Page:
10 May 2011

The Space Race: The new frontier for commercial air travel

The founders of Virgin, Paypal and Amazon are neck and neck in the race to take you into space. PrivateFly.com compares the options and the entrepreneurs.

Virgin Galactic

Who & when: Sir Richard Branson, founder of the Virgin empire and travel adventurer, teamed up with designer Burt Rutan in 2002 to launch his current commercial space program after several prior attempts to design a passenger space flight vehicle were rejected on safety grounds. In 2005 it opened for business, helping to fund the development by asking for a $20,000 deposit to pre-book a seat. Richard Branson is expected to take his parents on an official launch voyage in spring 2012.

Price tag: $200,000 per seat

Experience: 3 day experience including 2 days of ground school training followed by a 3-hour flight in passenger ship SpaceShipTwo. This is similar in size to a Falcon 900 business jet, with an open cabin and large viewing windows both to the side and above. ‘Passenger astronauts’ are able to float freely within the cabin in zero gravity while the pilots provide a changing view.

Technology: The passenger ship is transported and released by a twin-fuselage mothership, WhiteKnightTwo, the largest all-composite aviation vehicle ever built, able to carry a heavy payload of 35,000lbs to high altitude (50,000ft). SpaceShipTwo is released at the height of a commercial airliner then, fired by a hybrid rocket motor, accelerates into space at almost 2500mph, over 3 times the speed of sound. For re-entry, the wings fold back into the cabin in a unique aerodynamic ‘shuttle cock’ design. The re-usable aircraft reconfigures as a glider once back within the earth’s atmosphere, making a runway landing back at the New Mexico base.

Blue Origin

Who & when: Jeff Bezos, chief executive and billionaire founder of online retailer Amazon, has recently confirmed that he too is developed a passenger space program at his ranch in Houston, Texas , after accepting a $22m grant from Nasa to develop low-cost spacecraft. Bezos, who is said to have a lifelong fascination with space travel, is working with partners including aircraft manufacturer Boeing. The company has not yet disclosed full details of its plans but industry insiders are tipping a launch in spring 2012 – around the same time as Richard Branson’s launch flight.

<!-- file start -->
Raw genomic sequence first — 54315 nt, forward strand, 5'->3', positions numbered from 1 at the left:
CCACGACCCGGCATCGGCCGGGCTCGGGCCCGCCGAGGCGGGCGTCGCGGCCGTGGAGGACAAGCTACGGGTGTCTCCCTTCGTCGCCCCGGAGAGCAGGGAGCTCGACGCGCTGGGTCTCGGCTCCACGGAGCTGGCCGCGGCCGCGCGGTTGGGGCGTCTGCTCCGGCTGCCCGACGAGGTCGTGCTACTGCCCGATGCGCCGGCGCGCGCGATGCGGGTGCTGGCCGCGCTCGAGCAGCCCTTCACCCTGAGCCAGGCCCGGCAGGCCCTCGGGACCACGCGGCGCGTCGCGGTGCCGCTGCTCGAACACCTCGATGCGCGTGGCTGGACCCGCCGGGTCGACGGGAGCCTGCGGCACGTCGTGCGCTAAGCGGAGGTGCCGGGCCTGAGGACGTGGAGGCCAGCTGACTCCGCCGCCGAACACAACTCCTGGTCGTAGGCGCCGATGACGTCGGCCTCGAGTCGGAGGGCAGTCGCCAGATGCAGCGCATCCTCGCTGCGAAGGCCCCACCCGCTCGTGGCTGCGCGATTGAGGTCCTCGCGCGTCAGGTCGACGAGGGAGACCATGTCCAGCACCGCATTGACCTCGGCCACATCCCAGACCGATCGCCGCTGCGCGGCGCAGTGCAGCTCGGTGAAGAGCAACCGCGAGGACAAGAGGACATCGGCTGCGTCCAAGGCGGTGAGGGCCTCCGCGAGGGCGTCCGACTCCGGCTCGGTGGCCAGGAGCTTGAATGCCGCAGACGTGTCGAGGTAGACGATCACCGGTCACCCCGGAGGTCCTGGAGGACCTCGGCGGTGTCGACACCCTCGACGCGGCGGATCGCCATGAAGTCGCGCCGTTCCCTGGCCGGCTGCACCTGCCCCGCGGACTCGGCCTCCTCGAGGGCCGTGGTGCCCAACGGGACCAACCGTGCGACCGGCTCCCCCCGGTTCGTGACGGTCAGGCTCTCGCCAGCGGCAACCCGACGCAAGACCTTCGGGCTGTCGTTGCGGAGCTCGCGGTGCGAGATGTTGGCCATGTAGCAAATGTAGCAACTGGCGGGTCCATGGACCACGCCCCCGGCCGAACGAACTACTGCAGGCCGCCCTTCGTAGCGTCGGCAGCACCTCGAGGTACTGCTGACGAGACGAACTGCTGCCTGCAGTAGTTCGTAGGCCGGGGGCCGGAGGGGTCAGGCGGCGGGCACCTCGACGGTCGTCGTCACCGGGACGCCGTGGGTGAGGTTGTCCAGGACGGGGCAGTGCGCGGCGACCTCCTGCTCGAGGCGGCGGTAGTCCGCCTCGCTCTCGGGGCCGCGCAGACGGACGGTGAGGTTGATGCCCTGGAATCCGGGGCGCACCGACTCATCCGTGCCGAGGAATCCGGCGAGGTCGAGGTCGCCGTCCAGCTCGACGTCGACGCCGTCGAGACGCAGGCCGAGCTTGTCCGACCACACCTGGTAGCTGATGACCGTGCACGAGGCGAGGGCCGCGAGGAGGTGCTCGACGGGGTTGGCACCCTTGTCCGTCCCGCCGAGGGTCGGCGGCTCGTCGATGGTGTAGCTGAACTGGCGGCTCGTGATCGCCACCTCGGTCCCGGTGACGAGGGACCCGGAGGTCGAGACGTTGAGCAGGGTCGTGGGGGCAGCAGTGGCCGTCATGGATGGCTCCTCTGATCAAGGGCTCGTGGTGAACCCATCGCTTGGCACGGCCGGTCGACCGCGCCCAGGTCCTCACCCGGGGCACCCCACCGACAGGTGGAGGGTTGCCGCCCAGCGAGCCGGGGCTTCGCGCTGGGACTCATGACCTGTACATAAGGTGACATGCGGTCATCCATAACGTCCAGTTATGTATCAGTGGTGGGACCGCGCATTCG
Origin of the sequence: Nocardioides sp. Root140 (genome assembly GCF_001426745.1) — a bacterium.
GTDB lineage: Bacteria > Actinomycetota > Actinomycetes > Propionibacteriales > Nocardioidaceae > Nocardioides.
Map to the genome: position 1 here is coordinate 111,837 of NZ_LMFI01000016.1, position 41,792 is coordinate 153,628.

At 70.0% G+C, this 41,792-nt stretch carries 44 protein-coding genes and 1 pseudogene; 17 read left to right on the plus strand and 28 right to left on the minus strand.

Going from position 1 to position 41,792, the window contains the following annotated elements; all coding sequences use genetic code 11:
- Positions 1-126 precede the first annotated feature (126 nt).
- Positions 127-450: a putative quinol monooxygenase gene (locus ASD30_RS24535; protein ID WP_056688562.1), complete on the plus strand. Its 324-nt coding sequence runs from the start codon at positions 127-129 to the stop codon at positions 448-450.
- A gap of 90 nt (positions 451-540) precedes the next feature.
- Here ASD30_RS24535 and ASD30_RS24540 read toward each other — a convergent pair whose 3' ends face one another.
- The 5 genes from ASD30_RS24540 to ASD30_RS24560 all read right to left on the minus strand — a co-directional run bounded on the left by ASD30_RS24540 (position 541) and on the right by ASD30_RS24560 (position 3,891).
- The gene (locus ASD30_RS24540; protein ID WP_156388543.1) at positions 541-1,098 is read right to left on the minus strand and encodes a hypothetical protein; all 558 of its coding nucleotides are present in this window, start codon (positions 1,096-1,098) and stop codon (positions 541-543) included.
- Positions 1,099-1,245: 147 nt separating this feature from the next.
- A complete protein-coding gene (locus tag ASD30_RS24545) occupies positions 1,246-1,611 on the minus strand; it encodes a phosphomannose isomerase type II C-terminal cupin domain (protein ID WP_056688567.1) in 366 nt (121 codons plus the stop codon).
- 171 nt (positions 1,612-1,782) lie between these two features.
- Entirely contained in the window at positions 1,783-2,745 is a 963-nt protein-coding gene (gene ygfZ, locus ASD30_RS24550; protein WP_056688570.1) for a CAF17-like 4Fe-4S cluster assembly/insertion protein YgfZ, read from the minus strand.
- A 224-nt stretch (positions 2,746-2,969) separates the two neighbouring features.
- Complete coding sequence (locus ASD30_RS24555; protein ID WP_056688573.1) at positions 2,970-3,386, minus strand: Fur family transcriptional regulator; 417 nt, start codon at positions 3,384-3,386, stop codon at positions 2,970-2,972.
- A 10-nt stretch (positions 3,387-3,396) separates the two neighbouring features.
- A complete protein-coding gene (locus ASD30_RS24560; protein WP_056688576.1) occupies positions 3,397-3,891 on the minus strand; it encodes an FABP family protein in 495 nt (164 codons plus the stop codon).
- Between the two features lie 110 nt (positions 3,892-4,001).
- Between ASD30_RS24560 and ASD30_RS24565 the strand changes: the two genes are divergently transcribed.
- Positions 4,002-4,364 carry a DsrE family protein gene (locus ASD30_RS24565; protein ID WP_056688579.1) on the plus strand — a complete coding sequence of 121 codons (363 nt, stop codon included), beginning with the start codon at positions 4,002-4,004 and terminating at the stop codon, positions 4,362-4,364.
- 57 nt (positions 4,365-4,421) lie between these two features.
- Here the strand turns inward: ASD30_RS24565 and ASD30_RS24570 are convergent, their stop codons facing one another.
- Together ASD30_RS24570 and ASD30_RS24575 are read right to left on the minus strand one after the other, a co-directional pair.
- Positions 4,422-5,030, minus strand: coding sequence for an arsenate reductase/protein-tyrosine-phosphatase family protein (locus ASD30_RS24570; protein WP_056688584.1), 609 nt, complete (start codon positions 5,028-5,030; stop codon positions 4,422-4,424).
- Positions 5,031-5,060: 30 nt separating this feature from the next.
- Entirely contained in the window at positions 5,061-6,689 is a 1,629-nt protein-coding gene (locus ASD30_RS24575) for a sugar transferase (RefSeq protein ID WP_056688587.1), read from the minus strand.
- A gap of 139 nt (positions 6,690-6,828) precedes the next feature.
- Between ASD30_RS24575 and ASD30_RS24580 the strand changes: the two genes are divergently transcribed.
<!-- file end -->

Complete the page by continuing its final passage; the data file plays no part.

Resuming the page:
Price tag: Not yet announced.

Experience: Blue Origin’s spacecraft New Shepard (named after Alan Shepard, the first American in space), will launch from the private spaceport near the Texas town of Van Horn site, carrying seven people in total, including at least 3 commercial passengers. The company says it expects to conduct up to 52 launches per year once operational.

Technology: New Shephard is a vertical take-off/vertical landing (VTOL) suborbital shuttle which comprises of a crew capsule atop a launch rocket. The aircraft takes off from the ground in a similar way to existing space shuttles and is controlled by on-board computers, without ground control. Then, after accelerating for two and a half minutes, the rocket engines will shut down, using momentum to continue before releasing the crew capsule in space. After re-entry the capsule deploys parachutes for a ‘splashdown’ landing in water. The technology is less innovative than Virgin’s but is expected to be much cheaper to operate.


Who & when: Elon Musk, founder of online payment system PayPal, established his space development company in 2002 in Los Angeles using $100 million of his own money and in 2005 announced plans for manned commercial flights. Musk has subsequently also received venture capital funding for his SpaceX business, which has a clear focus on undercutting other players in the commercial market via largely in-house processes and a simplified management structure. No official launch date has been announced for passenger flights though last year Musk suggested a 2 to 3 year timeline.

Price tag: A passenger price has yet to be announced although operating costs of $7M per rocket launch have been disclosed.

Experience: SpaceX describes its long-term goal as ‘enabling humanity to become a space-faring civilization’. Its Dragon spacecraft orbital vehicle is intended to carry up to seven people and is launched atop a rocket launch vehicle. The company has launch facilities at Kwajalein Atoll in the Marshall Islands, Cape Canaveral in Florida and at the Vandenberg Air Force Base in California.

Technology: SpaceX has developed a family of partly-reusable, two-stage ‘traditional’ rocket designs. Its Falcon 9 has been designed for manned spaceflight, carrying the passenger craft Dragon, a conventional blunt-cone ballistic capsule which, after re-entry, deploys parachutes and lands in the sea. SpaceX plans to eventually use the passenger vehicle’s thrusters to achieve a land-based landing.

PrivateFly’s view

Of the three contenders, there is no doubt that Richard Branson’s Virgin Galactic is currently the front runner. Closest to completion, on the cusp of FAA approval and backed by Virgin Atlantic’s experience and safety record, it is now a very real prospect on the (suborbital) horizon.

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